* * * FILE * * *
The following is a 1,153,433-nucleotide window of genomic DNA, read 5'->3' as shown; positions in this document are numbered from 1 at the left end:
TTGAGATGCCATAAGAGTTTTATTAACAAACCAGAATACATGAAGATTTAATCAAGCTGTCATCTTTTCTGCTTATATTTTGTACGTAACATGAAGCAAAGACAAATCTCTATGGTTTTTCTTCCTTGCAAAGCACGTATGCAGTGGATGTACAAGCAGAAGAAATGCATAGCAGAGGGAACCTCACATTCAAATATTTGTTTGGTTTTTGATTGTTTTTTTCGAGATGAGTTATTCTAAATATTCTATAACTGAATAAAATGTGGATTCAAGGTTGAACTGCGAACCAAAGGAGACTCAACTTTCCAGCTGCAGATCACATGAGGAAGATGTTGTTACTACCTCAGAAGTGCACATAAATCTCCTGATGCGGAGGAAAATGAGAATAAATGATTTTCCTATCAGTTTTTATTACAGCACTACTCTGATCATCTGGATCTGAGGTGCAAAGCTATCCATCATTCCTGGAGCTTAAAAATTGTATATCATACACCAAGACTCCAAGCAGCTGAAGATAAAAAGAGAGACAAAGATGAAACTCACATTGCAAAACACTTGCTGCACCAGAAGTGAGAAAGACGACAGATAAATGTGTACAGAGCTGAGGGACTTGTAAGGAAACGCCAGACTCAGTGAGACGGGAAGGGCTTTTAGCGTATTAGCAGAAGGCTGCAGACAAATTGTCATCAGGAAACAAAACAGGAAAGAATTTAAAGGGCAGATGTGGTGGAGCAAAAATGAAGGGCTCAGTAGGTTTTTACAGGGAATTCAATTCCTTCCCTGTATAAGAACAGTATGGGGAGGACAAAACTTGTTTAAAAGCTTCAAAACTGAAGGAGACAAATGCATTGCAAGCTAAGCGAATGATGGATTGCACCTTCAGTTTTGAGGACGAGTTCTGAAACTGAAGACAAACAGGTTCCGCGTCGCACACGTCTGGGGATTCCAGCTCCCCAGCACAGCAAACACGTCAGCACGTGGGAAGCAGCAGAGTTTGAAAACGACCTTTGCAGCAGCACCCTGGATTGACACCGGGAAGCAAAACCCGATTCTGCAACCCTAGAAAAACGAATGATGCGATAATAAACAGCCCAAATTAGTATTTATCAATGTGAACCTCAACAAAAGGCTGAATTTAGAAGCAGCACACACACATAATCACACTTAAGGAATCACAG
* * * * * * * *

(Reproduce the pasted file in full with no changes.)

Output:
The following is a 1,153,433-nucleotide window of genomic DNA, read 5'->3' as shown; positions in this document are numbered from 1 at the left end:
TTGAGATGCCATAAGAGTTTTATTAACAAACCAGAATACATGAAGATTTAATCAAGCTGTCATCTTTTCTGCTTATATTTTGTACGTAACATGAAGCAAAGACAAATCTCTATGGTTTTTCTTCCTTGCAAAGCACGTATGCAGTGGATGTACAAGCAGAAGAAATGCATAGCAGAGGGAACCTCACATTCAAATATTTGTTTGGTTTTTGATTGTTTTTTTCGAGATGAGTTATTCTAAATATTCTATAACTGAATAAAATGTGGATTCAAGGTTGAACTGCGAACCAAAGGAGACTCAACTTTCCAGCTGCAGATCACATGAGGAAGATGTTGTTACTACCTCAGAAGTGCACATAAATCTCCTGATGCGGAGGAAAATGAGAATAAATGATTTTCCTATCAGTTTTTATTACAGCACTACTCTGATCATCTGGATCTGAGGTGCAAAGCTATCCATCATTCCTGGAGCTTAAAAATTGTATATCATACACCAAGACTCCAAGCAGCTGAAGATAAAAAGAGAGACAAAGATGAAACTCACATTGCAAAACACTTGCTGCACCAGAAGTGAGAAAGACGACAGATAAATGTGTACAGAGCTGAGGGACTTGTAAGGAAACGCCAGACTCAGTGAGACGGGAAGGGCTTTTAGCGTATTAGCAGAAGGCTGCAGACAAATTGTCATCAGGAAACAAAACAGGAAAGAATTTAAAGGGCAGATGTGGTGGAGCAAAAATGAAGGGCTCAGTAGGTTTTTACAGGGAATTCAATTCCTTCCCTGTATAAGAACAGTATGGGGAGGACAAAACTTGTTTAAAAGCTTCAAAACTGAAGGAGACAAATGCATTGCAAGCTAAGCGAATGATGGATTGCACCTTCAGTTTTGAGGACGAGTTCTGAAACTGAAGACAAACAGGTTCCGCGTCGCACACGTCTGGGGATTCCAGCTCCCCAGCACAGCAAACACGTCAGCACGTGGGAAGCAGCAGAGTTTGAAAACGACCTTTGCAGCAGCACCCTGGATTGACACCGGGAAGCAAAACCCGATTCTGCAACCCTAGAAAAACGAATGATGCGATAATAAACAGCCCAAATTAGTATTTATCAATGTGAACCTCAACAAAAGGCTGAATTTAGAAGCAGCACACACACATAATCACACTTAAGGAATCACAG